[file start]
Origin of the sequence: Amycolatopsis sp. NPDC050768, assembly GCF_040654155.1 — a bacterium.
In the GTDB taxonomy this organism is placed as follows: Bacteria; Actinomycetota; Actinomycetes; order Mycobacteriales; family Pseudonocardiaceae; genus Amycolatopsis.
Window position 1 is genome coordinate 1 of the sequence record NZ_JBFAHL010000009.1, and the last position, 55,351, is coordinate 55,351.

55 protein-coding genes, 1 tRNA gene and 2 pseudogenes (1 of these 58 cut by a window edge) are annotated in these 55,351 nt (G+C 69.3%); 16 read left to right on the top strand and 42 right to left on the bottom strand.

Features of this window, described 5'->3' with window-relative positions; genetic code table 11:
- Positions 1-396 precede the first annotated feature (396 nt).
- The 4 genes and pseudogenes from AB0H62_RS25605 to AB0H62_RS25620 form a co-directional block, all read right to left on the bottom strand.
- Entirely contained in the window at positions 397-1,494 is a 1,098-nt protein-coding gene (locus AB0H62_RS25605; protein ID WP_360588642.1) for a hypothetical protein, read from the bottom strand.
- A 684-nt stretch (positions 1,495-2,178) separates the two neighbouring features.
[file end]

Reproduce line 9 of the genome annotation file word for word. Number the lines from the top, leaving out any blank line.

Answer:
- A 684-nt stretch (positions 1,495-2,178) separates the two neighbouring features.